A new article in The New York magazine has revealed how movie-publicity companies are trying to manipulate Rotten Tomatoes scores. One such company, Bunker 15, has been accused of paying critics to write positive reviews and burying negative reviews on its own website.
Rotten Tomatoes is a website that aggregates movie reviews from critics. The site's "Tomatometer" score is a percentage of reviews that are positive. A score of 100% means that all of the reviews are positive, while a score of 0% means that all of the reviews are negative.
Rotten Tomatoes scores are a major factor in determining the success of a movie. A high score can help a movie attract audiences and make money at the box office. This has led to some movie-publicity companies trying to manipulate Rotten Tomatoes scores in order to give their clients an advantage.
Here are some additional thoughts
- Studios often try to manipulate Rotten Tomatoes scores by screening movies for critics they think will give them positive reviews and by releasing reviews early when the score is likely to be higher.
- This can have a significant impact on a movie's box office success, especially for smaller films.
- Some filmmakers and critics argue that Rotten Tomatoes has a negative impact on the film industry by reducing the diversity of voices and making it more difficult for independent films to succeed.
One way that movie-publicity companies try to manipulate Rotten Tomatoes scores is by paying critics to write positive reviews. This is a practice known as "payola." Critics who are willing to write positive reviews for a fee are sometimes referred to as "shills."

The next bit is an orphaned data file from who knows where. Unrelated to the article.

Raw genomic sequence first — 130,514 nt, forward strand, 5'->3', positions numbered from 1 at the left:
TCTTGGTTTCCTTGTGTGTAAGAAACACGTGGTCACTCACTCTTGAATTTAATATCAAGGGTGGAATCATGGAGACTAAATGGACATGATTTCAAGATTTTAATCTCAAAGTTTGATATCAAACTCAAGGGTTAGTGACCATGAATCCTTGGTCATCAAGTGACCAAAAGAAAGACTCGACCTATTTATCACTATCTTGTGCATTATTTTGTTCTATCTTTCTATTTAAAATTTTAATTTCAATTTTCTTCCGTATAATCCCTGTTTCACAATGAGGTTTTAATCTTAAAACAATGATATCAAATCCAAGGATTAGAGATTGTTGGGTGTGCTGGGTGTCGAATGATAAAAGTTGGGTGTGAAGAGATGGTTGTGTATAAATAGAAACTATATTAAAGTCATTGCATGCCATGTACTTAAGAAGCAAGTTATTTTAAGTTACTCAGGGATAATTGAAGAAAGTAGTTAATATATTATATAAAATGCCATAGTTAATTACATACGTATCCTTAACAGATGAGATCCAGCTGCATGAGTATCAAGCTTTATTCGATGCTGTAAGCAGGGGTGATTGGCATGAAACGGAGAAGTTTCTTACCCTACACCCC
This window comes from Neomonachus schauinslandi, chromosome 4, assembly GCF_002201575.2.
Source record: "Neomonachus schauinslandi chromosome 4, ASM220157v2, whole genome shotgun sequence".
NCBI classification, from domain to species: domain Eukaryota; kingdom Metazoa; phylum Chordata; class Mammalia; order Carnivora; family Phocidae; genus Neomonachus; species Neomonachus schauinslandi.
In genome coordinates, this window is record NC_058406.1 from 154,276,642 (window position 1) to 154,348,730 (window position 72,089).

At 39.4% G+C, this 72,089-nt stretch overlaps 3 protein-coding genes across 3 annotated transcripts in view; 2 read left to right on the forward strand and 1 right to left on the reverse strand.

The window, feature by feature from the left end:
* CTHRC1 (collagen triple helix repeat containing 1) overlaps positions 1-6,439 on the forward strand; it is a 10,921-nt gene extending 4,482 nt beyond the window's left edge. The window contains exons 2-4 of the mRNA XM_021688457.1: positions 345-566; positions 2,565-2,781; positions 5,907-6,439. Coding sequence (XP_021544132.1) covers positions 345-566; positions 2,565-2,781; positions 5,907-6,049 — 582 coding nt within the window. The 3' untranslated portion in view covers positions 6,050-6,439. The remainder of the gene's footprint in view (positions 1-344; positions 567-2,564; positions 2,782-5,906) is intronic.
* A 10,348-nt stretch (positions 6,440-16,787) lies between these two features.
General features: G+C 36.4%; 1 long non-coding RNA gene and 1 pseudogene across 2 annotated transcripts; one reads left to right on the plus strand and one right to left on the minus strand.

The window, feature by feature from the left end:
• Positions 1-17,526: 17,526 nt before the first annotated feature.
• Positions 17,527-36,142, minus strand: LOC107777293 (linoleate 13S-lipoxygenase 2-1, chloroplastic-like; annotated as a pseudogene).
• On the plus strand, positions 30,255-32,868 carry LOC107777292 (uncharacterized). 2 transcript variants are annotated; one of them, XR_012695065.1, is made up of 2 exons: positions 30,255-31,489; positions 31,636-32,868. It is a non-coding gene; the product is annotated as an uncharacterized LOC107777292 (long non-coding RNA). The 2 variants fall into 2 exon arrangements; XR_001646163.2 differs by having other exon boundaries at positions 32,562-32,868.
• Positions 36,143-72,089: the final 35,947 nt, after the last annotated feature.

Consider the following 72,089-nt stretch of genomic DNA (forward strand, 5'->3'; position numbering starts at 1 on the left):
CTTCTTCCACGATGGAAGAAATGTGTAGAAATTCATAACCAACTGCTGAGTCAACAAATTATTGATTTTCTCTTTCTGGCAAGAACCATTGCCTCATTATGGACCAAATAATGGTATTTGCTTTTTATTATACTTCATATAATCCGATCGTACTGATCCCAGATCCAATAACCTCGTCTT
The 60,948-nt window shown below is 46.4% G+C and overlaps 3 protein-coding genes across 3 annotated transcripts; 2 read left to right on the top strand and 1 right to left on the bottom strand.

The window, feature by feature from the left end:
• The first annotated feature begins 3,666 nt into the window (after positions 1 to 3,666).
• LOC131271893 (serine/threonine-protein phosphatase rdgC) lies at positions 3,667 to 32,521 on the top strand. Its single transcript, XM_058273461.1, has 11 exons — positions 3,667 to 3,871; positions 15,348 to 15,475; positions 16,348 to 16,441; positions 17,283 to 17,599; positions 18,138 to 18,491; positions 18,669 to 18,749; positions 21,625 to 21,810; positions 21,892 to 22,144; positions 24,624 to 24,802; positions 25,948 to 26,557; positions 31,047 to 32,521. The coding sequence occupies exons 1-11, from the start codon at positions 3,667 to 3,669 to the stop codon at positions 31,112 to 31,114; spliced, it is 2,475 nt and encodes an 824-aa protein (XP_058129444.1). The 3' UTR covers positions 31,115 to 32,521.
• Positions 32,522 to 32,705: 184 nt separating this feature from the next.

Another way that movie-publicity companies try to manipulate Rotten Tomatoes scores is by burying negative reviews. This is done by creating websites or social media accounts that only publish positive reviews of the movie. These websites and accounts are often disguised as legitimate news sources or fan pages.
The writers and actors strikes in Hollywood could make it easier for movie-publicity companies to manipulate Rotten Tomatoes scores. The strikes have led to a slowdown in the production of new movies, which could reduce the number of reviews that are available on Rotten Tomatoes. This could make it easier for movie-publicity companies to game the system.
The strikes could also impact the way that people use Rotten Tomatoes. If there are fewer new movies to choose from, people may be more likely to rely on Rotten Tomatoes to make decisions about which movies to see. This could give movie-publicity companies an even greater incentive to manipulate the site's ratings.
What Can You Do?
There are a few things that you can do to protect yourself from the manipulation of Rotten Tomatoes scores. First, be aware of the limitations of Rotten Tomatoes. The site is just one tool that you can use to make decisions about which movies to see. You should also read reviews from a variety of sources, including critics who are not affiliated with movie-publicity companies.
Second, be skeptical of movies that have very high Rotten Tomatoes scores. If a movie has a score of 90% or higher, it is worth doing some research to see if there have been any allegations of manipulation.
Finally, are we at a point in history where critics are to be paid like shoe shine boys? How do they get their bread and butter? How do they support families? How many countless writer's lives have they destroyed? Support critics who are committed to providing honest and unbiased reviews. If you see a critic who is writing positive reviews for a fee, let them know that they should be writting honest reviews. Investigate whether thier source of payment is committed to paying the same rate and frequency of payment regardless of the reviewers sentiment.
By being aware of the manipulation of Rotten Tomatoes scores and supporting honest critics, you can help to ensure that the site remains a valuable resource for moviegoers.